BRIDGTON – Subway had long been a fixture in town, but the arrival of other familiar chain businesses such as Dunkin’ Donuts and Family Dollar gave Scott Finlayson and his friends pause. When plans for a McDonald’s emerged, Finlayson decided the town needed to steer development in a different direction.

Thanks to petition drives spearheaded by Finlayson, voters on March 1 will decide whether Bridgton should ban “big-box” retailers and formula fast-food restaurants. Under the proposals, retail developments could not be larger than 30,000 square feet and restaurants that use standardized features like the establishment’s name, uniforms, architecture, color schemes and signage would not be allowed.

Both sides of the issue believe that the town is making strides — the local economy has diversified into areas like health care and tourism after major losses in manufacturing — but they disagree over how these kinds of businesses will affect Bridgton’s progress.

Finlayson sees big-box retailers and fast food chains as a threat to Bridgton’s downtown and small-town character. He also sees these businesses as a conduit for local money to flow out of town and as a drain on town resources.

“We’re not anti-business. We’re not anti-development,” he said. “We just want to do it right.”

Lee Eastman, however, sees the proposals as a form of discrimination against businesses that can be an asset to the community.

“We formed America on a free-enterprise system. This firmly goes against that,” said Eastman, chairman of the town’s Economic Development Committee. “You’re going to discriminate against them because you don’t like the way they look or the type of food they serve?”

Bridgton is not the first Maine community to have such a debate. York and Ogunquit adopted formula restaurant bans in recent years. Damariscotta and Newcastle imposed size caps on retailers in 2008 amid worries about Walmart opening a store in the midcoast.

The Bridgton proposals will be the subject of a public hearing held jointly by the Board of Selectmen and the Planning Board on Feb. 8.

Developer and Bridgton resident Mark Lopez plans to build a McDonald’s with adjoining retail space on Portland Road, the commercial stretch of Route 302 that leads to downtown. His project would be diagonally across from a Hannaford supermarket and at the foot of the road to Hancock Lumber.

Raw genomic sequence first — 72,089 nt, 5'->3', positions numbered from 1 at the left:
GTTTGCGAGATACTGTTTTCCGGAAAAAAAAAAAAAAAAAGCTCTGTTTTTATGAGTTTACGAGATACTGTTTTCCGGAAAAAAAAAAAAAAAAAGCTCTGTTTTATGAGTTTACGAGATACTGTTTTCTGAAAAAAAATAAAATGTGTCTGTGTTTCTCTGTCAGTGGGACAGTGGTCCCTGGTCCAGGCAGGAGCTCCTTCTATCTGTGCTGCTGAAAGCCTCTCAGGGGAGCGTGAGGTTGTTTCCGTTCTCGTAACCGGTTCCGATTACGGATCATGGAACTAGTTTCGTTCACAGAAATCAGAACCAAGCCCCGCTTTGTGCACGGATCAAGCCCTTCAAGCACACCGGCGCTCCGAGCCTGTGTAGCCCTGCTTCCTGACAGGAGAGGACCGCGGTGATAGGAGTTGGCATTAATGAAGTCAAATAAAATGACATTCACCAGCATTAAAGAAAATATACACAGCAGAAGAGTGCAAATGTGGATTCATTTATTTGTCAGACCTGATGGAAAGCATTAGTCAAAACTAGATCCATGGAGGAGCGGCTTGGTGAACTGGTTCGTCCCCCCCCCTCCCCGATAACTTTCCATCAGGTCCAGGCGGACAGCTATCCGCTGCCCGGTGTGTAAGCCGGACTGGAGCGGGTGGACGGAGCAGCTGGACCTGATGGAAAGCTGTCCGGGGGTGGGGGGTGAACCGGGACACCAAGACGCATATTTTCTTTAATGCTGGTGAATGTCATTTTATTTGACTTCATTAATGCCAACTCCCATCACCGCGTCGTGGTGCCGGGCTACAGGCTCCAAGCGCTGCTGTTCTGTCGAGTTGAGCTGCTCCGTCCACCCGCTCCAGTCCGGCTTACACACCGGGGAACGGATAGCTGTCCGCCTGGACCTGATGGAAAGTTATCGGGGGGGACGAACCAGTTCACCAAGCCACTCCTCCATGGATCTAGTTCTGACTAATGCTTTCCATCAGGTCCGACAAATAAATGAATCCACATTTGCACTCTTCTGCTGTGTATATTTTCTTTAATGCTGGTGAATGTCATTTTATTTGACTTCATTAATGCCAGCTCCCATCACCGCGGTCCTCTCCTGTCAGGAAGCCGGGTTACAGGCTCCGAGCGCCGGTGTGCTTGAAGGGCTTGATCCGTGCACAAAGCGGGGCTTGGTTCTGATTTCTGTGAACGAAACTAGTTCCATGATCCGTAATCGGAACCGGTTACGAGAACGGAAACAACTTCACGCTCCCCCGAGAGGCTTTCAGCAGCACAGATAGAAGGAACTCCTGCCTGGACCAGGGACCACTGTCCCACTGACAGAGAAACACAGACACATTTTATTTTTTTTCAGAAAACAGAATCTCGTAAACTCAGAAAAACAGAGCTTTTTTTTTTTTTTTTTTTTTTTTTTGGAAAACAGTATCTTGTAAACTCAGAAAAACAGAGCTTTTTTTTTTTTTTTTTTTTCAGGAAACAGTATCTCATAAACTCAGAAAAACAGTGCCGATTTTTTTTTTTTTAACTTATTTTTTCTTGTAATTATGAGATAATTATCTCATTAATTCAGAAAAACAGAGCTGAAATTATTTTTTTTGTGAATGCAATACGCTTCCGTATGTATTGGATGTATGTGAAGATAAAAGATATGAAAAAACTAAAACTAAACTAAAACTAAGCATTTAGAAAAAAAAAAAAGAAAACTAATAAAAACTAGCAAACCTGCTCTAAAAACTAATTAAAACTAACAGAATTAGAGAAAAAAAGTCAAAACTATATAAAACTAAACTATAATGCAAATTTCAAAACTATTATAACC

Lopez, who is a member of the Economic Development Committee, said the restaurant will have an annual payroll of $425,000 — a factor that he sees as more important than where the profits go. He said that chains are part of what draws Bridgton residents to North Windham and North Conway, N.H., to shop. Without that type of draw, he argued, there won’t be enough people in the vicinity for a prosperous downtown.

“That’s all part of the equation. To think otherwise is a field of dreams,” he said.

The proposals would apply to projects that were pending before the town as of Dec. 1 — a period that would cover Lopez’s project. He said he is willing to challenge that provision in court if necessary.

It’s not clear which side is winning popular opinion.

Christina Ford doesn’t have a problem with big boxes or fast food as long as they don’t resemble a “boxed lunch on the side of the road.”

“We need jobs and if that is the only way we can get them, we’ll have to settle,” said Ford, who works at Bridgton Gas and Convenience on Main Street.

Down the street at Harry Barker’s Emporium, Linda Covell worries about the revival of downtown — an eclectic mixture of establishments where a visitor can buy yarn for a knitting project, then cross the street for a tattoo.

“I think it takes away from the small-town feel and it does affect the business of those who have been here for years,” said Covell, who works at the antiques shop.

Paul Means, an insurance broker from Stoneham, Mass., thinks chains can dilute a community’s uniqueness. But the part-time resident does enjoy Dunkin’ Donuts coffee and is a big fan of Renys, the Maine-based chain of department stores.

While the proposed ban wouldn’t affect an existing operation, a retail store the size of the Main Street Renys would not be allowed in the future.

“I don’t think anybody in Maine would consider Renys a big-box store,” Means said, with his recently purchased carbon monoxide detector from the store in hand.

The Greater Bridgton Lakes Region Chamber of Commerce announced last week that it was opposed to the proposal, after a deep and difficult discussion, said Executive Director Jim Mains. The organization’s stance is that the limits would hurt opportunities for future growth, but its statement noted that individual members may not agree.

Mains believes the debate will lead Bridgton to see the value of zoning, which could provide defined districts for different types of uses and a degree of predictability for residents and developers. Bridgton adopted zoning in 1971, but it was repealed in 1977.

Finlayson said whichever way the vote goes, the debate has people thinking about the town’s future.

“It needs to go to the community at large to make that decision,” he said.

Staff Writer Ann S. Kim can be contacted at 791-6383 or at:

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